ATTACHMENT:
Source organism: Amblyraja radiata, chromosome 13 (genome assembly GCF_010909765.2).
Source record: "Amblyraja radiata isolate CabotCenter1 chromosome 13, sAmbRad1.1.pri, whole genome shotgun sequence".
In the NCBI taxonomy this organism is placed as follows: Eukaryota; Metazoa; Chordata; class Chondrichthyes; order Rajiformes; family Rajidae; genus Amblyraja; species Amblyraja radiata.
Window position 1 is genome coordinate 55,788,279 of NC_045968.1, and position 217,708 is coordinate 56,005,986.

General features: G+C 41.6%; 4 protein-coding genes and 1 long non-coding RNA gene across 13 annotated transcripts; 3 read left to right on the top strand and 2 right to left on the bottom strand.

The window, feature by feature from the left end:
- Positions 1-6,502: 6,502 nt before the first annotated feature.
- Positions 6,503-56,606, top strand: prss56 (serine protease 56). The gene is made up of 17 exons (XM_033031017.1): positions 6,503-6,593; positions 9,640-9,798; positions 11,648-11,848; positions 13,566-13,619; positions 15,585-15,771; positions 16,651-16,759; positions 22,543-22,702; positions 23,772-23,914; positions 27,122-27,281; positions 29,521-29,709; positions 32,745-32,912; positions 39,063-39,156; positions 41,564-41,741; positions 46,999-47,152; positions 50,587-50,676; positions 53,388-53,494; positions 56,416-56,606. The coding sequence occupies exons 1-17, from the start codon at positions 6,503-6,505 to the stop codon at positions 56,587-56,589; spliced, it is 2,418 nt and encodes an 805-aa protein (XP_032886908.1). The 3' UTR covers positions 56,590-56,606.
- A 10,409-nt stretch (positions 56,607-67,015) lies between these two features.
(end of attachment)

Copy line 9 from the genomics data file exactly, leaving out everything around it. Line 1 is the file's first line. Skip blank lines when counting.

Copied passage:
- A 10,409-nt stretch (positions 56,607-67,015) lies between these two features.